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Monday, 18 April 2011

Signs Of Spring - Fresh and tasty

April means the return of two of my favourite foods, Asparagus and Rhubarb.

The delicate green spears of Asparagus are a real treat and made more so by their short season. There is something very wrong about buying Asparagus in November, not just the huge number of food miles and CO2 expended to fly them in from Peru or Chile, but the flavour is coarser, less fragrant and subtle.

It is the short season, about six weeks that adds to the luxury of the experience, fresh Asparagus is more than an ingredient, it is an experience and a sure sign that summer is around the corner. Use them in season and use them often.

Asparagus Tips with a Hollandaise is a dish in its own right or an amazing accompaniment to a well-cooked rare rib of Beef or roast Cod. Asparagus Soup is a classic, light fresh and packed with flavour.

On a visit to my parents’ house near Canterbury I passed a sign in a field, “Our Asparagus available now”.

A short detour out onto the marshes at Seasalter led us past the Michelin Starred ‘Jolly Sportsman’ and on to Mallards Farm. The Asparagus had just been cut and was still being bagged when we arrived. Half a Kilo was rapidly aged to the shopping bag and my daydreams turned to dishes containing the delicate vegetable.

On arrival chez parents I spotted a well -developed Rhubarb patch. Three or four crowns were pushing their pink stems skywards and crying out for cutting. As I have not had Rhubarb this year a request for some was made almost before exchanging ritual greetings with the ancestors. Fortunately they agreed.

With both the Asparagus and Rhubarb as fresh as could be a method of getting it home in pristine condition became the priority, Canterbury to Cwmbran is 4 hours in anyone’s money and very dependent on the state of the M25. Added to this was a diversion to Hove for a visit to my daughter and grandchildren so the fresh produce could be as dehydrated as Peruvian produce unless I was careful.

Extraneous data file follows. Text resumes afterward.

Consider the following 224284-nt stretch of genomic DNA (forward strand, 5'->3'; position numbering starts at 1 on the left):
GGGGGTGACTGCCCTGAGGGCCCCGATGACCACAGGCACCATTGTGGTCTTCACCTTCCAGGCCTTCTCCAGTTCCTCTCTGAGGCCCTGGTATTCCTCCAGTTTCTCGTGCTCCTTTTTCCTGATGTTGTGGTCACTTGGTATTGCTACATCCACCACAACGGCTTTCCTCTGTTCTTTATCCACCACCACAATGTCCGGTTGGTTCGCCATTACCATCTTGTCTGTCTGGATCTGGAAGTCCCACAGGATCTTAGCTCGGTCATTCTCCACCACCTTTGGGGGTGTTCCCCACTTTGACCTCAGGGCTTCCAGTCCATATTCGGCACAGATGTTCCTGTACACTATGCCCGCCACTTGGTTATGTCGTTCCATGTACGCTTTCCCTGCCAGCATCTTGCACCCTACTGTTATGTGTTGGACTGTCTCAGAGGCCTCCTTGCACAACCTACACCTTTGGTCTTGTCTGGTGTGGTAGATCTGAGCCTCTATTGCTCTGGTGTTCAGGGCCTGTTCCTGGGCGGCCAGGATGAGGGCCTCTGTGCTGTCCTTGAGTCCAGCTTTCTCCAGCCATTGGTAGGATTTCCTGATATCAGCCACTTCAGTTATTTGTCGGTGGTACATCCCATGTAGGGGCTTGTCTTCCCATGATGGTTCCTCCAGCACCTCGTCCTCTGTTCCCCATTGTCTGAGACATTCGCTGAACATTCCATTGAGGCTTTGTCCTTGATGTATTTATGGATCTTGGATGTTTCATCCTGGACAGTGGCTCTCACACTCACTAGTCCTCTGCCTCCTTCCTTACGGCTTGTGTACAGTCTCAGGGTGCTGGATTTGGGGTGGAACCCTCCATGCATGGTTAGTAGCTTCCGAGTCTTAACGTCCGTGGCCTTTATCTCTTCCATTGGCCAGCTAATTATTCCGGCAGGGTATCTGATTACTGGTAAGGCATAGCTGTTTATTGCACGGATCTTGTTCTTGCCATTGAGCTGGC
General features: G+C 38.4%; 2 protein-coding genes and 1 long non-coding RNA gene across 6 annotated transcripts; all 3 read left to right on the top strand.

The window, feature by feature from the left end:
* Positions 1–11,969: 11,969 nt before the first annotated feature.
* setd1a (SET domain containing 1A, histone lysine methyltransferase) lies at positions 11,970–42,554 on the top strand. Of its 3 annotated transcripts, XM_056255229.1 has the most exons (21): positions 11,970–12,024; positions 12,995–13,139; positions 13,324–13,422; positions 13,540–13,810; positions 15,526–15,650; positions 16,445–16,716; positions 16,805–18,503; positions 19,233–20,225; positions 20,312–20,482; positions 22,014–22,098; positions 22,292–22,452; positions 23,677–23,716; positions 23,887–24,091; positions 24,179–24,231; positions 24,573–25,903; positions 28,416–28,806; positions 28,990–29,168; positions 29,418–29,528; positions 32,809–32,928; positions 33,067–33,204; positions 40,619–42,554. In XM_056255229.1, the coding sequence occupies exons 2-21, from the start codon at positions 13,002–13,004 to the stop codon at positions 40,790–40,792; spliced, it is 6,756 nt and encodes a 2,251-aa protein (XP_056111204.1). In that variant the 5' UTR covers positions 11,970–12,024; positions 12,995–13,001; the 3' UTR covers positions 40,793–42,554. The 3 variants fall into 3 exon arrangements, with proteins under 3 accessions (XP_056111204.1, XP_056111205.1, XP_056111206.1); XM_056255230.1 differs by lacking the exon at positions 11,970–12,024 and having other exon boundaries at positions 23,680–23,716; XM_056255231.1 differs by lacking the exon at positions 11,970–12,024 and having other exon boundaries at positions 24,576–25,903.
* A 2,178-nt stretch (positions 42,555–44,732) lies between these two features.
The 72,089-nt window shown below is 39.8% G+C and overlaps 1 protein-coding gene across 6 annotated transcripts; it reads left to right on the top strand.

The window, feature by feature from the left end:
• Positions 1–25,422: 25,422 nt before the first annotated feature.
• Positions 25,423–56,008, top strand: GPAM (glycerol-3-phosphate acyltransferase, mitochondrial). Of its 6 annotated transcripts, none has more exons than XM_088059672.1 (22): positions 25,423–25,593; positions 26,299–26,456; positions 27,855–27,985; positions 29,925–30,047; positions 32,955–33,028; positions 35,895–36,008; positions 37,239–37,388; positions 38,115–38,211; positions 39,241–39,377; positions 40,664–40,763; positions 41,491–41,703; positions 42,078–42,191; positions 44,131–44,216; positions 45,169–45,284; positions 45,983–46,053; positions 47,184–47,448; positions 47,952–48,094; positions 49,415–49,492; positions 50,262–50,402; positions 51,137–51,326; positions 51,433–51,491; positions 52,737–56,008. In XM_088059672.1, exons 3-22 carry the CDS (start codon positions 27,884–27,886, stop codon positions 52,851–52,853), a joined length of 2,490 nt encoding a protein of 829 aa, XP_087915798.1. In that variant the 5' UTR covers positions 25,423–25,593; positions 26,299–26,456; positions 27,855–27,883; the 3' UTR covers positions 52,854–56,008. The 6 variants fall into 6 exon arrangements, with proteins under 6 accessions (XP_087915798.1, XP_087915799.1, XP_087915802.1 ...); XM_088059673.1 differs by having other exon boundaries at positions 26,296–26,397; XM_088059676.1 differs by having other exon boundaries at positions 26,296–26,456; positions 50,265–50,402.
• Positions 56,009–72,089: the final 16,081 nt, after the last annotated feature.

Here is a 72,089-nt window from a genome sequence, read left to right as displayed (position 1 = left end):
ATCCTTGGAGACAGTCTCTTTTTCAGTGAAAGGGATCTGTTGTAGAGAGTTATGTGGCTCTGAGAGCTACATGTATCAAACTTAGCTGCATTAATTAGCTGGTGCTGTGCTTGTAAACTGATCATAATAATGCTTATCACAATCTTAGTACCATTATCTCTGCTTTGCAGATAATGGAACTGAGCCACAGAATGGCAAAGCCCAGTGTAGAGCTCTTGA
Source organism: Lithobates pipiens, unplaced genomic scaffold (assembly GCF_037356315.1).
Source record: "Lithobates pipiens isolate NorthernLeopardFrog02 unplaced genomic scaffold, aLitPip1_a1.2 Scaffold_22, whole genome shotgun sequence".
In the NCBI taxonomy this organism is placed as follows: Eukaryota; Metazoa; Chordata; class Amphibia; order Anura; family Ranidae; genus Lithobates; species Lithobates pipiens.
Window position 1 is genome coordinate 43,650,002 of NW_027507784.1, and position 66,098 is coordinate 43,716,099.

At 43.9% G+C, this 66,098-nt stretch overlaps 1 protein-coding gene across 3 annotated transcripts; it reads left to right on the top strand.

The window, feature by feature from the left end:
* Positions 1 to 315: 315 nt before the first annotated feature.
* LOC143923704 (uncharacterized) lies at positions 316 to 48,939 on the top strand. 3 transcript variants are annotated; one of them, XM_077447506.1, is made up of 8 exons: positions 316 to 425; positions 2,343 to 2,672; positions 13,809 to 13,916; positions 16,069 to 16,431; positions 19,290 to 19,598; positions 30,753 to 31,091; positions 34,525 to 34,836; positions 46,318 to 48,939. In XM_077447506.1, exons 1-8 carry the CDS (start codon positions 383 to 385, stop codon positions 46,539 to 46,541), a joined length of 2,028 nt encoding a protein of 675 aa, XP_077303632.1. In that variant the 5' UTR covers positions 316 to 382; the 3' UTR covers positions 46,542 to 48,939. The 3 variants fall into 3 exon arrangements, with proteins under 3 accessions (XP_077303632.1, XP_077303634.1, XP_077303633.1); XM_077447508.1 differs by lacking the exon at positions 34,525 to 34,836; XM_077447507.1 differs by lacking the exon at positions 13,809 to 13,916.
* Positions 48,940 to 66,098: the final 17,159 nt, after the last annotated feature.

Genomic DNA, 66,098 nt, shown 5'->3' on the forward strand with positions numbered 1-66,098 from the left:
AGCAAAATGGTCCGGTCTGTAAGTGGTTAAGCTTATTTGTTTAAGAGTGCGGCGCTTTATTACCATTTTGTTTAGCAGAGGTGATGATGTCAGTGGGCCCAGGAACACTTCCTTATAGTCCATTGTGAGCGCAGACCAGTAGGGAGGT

A cunning system of damp kitchen roll, recycled plastic bags and a cool bag ensured the right ambient conditions for the journey and I am pleased to report that both ingredients arrived home safely.

What about the food miles I hear you cry. Well, to my mind there were none. I was visiting Canterbury in any event and thus the miles were being undertaken anyway, the produce was not sent to me but returned on a journey which was intended and not unique to the food.

Back home I converted the produce to Asparagus Soup and Rhubarb and Ginger Crumble, two dishes which bring out the real flavours of the main ingredients.

Asparagus Soup

500 grams of fresh Asparagus.

1 Shallot

500 mils Chicken Stock

Freshly ground Black Pepper

25 grams Butter

Chives to garnish.

Snap the Asparagus (it will break naturally where the soft stalk meets the woodier base) and wash well.

Dice the Shallot and sweat gently in butter. Add the woodier stems cut to ½ inch pieces and continue to sweat for 10 minutes or so. Add the Chicken Stock and bring to the simmer for around another 10 minutes.

Strain and reserve the liquid discarding the stalks.

In a separate pan seat the Asparagus tips, again cut to ½ inch dice. Add a good pinch of the Pepper. After 10 minutes add the reserved Stock and bring back to the boil, simmering for 5 minutes. Liquidise and add a little water if you like your soup on the thin side. Bring back to a near simmer and serve garnished with a few snipped chives.

200 mils of Cream may be added to give a light but creamy soup.

Rhubarb and Ginger Crumble

For the Rhubarb

700 grams Rhubarb

50 grams Stem Ginger

75 grams Sugar

For the topping

110 grams Plain Flour

110 grams Butter

50 grams Granulated Sugar

Wash the Rhubarb and cut into 1 inch dice.

Place in a pan with the Sugar and bring gently to the boil. DO NOT add any water as Rhubarb is full of liquid and a flood will ensue!! Simmer for around 10 minutes or until about half cooked. Cool slightly then add the Stem Ginger in small dice or thin strips.

Meanwhile rub the Butter into the Flour till it looks like large Breadcrumbs and then mix in the sugar.

Transfer the Rhubarb and Ginger to an ovenproof dish and scatter the topping over.

Bake in an oven for 20 minutes or until the topping is crispy and golden brown.

Serve with Crème Anglaise, Whipped Cream and Brown Sugar or Ice Cream.

Two good dishes that show off the real flavours of Spring and indicate that A Summer of really fresh fruit and vegetables is just around the corner.

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